Fresh off winning the 2012-13 Mark Messier NHL Leadership Award, Ottawa Senators captain Daniel Alfredsson faces an uncertain hockey future.
Meanwhile, his general manager waits for the news of whether the long-time captain plans to return for another season.
"We have talked, I've talked to Alfie in the past couple of days," Senators GM Bryan Murray said at a press conference Tuesday announcing the renaming of the team's arena as the Canadian Tire Centre. "I told him to take whatever time he needs and come back to me when you can -- as early as you can, that would help me -- but do whatever you have to do to satisfy your family to make sure you're ready to play."
Alfredsson, 40, has played 1,178 games for the Senators, scoring 426 goals and recording 682 assists for 1,108 points. In the 2012-13 season, Alfredsson recorded 10 goals and 16 assists in 47 regular season games, and added another four goals and six assists in 10 Stanley Cup Playoff games.
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He's set to become an unrestricted free agent next month.
When previously asked by reporters if he would return for an 18th NHL season, Alfredsson said he had yet to consider his future.
"I feel my game is good enough and I can keep up and I don't feel like I don't have it anymore," the 5-foot-11, 203-pound center said at the Senators' end-of-season media availability.
The father of four young children, Alfredsson said his choice will be a family decision, ultimately hinging upon whether he is up for a summer of training and another long season.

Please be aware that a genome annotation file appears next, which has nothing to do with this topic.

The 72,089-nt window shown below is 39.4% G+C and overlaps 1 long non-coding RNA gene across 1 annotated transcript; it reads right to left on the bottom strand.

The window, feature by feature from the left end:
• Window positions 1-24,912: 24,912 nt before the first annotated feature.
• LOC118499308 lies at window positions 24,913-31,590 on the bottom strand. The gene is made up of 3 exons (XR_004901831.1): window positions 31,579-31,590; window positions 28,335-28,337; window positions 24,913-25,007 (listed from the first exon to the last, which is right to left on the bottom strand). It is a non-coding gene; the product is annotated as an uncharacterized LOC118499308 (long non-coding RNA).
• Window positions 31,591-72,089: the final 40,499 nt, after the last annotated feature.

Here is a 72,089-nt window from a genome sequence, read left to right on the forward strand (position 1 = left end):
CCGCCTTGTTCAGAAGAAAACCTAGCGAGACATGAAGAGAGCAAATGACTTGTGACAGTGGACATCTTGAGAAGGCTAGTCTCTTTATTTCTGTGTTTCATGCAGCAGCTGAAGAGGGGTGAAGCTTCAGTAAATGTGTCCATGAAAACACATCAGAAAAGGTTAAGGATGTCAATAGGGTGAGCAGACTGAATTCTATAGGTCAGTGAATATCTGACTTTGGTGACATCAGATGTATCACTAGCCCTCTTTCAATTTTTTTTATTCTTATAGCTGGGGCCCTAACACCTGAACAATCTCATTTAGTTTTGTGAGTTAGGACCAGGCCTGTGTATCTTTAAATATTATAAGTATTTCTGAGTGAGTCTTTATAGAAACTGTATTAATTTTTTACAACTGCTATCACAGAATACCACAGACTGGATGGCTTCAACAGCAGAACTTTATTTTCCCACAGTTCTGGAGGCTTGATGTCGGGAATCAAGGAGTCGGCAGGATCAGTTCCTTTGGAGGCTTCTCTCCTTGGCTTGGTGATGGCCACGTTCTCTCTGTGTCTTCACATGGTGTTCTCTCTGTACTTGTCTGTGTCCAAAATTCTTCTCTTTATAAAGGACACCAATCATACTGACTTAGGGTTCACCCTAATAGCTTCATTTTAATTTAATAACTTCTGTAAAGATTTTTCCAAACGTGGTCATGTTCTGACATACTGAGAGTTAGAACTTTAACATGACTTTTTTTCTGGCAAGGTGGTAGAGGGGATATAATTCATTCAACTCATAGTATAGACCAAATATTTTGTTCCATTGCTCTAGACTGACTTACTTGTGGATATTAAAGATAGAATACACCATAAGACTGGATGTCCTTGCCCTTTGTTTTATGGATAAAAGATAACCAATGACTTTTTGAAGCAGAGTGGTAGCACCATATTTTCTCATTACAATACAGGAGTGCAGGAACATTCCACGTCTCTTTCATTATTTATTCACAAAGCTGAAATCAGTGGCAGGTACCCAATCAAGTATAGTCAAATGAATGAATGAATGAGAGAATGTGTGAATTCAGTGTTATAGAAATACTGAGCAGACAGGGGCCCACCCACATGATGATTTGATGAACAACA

"It's been a mentally draining season with the schedule and everything and I just feel like I need to give it a bit of time and freshen up and take it from there," he said.
If his teammates have anything to say about it, Alfredsson will be postponing retirement for a while.
"We're definitely going to pressure [Alfredsson] to help his decision along," forward Jason Spezza said. "He's going to need a bit of time, but we're hoping he's going to come back for sure."
Were Alfredsson not to return, Ottawa would have a large pair of skates to fill on the ice and in the locker room.
"Obviously he fills a vital role on this hockey team," Murray said. "Number one, he's a top-six forward, he's a point-getter, he's much more than that, however. He's a leader, he's 'the glue guy' in the room, he has a respect level among our young guys -- and we have many of them -- that really allows us to play players that we didn't know if they were ready to play, but they come in and play and contribute because Alfie shows them how to work, shows them how to practice and, through his conversations with them, allows them to be confident enough to go out on the ice and play."
If Alfredsson elects to retire, Ottawa will look to re-purpose the money allocated for him elsewhere, but Murray knows replacing a player of Alfredsson's caliber is no small task.
"In a budget you have to have certain dollars put aside for certain players and hope that works and if you don't get that player then you hope that you find someone," he said. "We're not going to get that type of player, we know that. The intangibles he brings alone are way above anything I suspect I could get."